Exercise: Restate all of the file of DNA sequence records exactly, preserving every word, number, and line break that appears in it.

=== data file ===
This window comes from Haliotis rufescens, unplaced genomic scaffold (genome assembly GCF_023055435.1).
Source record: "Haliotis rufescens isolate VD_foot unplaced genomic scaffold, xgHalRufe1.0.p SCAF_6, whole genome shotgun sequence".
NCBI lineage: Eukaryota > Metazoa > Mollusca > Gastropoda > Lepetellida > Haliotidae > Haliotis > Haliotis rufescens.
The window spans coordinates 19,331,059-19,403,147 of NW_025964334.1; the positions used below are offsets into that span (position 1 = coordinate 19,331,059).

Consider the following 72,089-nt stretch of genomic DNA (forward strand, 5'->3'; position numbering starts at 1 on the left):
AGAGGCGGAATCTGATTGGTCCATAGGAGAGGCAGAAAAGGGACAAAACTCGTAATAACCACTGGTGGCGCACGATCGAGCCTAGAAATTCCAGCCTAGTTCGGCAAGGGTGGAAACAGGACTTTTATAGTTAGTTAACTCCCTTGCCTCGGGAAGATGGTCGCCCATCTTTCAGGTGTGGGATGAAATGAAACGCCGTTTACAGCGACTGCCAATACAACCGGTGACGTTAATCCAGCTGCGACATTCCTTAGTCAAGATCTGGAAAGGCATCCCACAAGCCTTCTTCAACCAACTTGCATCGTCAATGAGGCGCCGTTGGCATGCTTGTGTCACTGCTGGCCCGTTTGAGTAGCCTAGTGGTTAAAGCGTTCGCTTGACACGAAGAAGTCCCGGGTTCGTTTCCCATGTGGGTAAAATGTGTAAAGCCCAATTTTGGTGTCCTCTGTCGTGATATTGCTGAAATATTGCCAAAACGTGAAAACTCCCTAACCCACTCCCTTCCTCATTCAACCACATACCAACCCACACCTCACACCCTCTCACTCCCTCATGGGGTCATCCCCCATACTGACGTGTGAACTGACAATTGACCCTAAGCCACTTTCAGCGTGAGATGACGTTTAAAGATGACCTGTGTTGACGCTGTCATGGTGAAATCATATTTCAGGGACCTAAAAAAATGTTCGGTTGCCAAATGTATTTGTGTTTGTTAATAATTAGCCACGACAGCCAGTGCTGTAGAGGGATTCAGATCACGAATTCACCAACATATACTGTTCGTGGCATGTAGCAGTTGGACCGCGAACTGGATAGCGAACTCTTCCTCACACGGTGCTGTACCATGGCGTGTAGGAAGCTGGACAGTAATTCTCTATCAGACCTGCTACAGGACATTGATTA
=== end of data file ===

This window comes from Haliotis rufescens, unplaced genomic scaffold (genome assembly GCF_023055435.1).
Source record: "Haliotis rufescens isolate VD_foot unplaced genomic scaffold, xgHalRufe1.0.p SCAF_6, whole genome shotgun sequence".
NCBI lineage: Eukaryota > Metazoa > Mollusca > Gastropoda > Lepetellida > Haliotidae > Haliotis > Haliotis rufescens.
The window spans coordinates 19,331,059-19,403,147 of NW_025964334.1; the positions used below are offsets into that span (position 1 = coordinate 19,331,059).

Consider the following 72,089-nt stretch of genomic DNA (forward strand, 5'->3'; position numbering starts at 1 on the left):
AGAGGCGGAATCTGATTGGTCCATAGGAGAGGCAGAAAAGGGACAAAACTCGTAATAACCACTGGTGGCGCACGATCGAGCCTAGAAATTCCAGCCTAGTTCGGCAAGGGTGGAAACAGGACTTTTATAGTTAGTTAACTCCCTTGCCTCGGGAAGATGGTCGCCCATCTTTCAGGTGTGGGATGAAATGAAACGCCGTTTACAGCGACTGCCAATACAACCGGTGACGTTAATCCAGCTGCGACATTCCTTAGTCAAGATCTGGAAAGGCATCCCACAAGCCTTCTTCAACCAACTTGCATCGTCAATGAGGCGCCGTTGGCATGCTTGTGTCACTGCTGGCCCGTTTGAGTAGCCTAGTGGTTAAAGCGTTCGCTTGACACGAAGAAGTCCCGGGTTCGTTTCCCATGTGGGTAAAATGTGTAAAGCCCAATTTTGGTGTCCTCTGTCGTGATATTGCTGAAATATTGCCAAAACGTGAAAACTCCCTAACCCACTCCCTTCCTCATTCAACCACATACCAACCCACACCTCACACCCTCTCACTCCCTCATGGGGTCATCCCCCATACTGACGTGTGAACTGACAATTGACCCTAAGCCACTTTCAGCGTGAGATGACGTTTAAAGATGACCTGTGTTGACGCTGTCATGGTGAAATCATATTTCAGGGACCTAAAAAAATGTTCGGTTGCCAAATGTATTTGTGTTTGTTAATAATTAGCCACGACAGCCAGTGCTGTAGAGGGATTCAGATCACGAATTCACCAACATATACTGTTCGTGGCATGTAGCAGTTGGACCGCGAACTGGATAGCGAACTCTTCCTCACACGGTGCTGTACCATGGCGTGTAGGAAGCTGGACAGTAATTCTCTATCAGACCTGCTACAGGACATTGATTA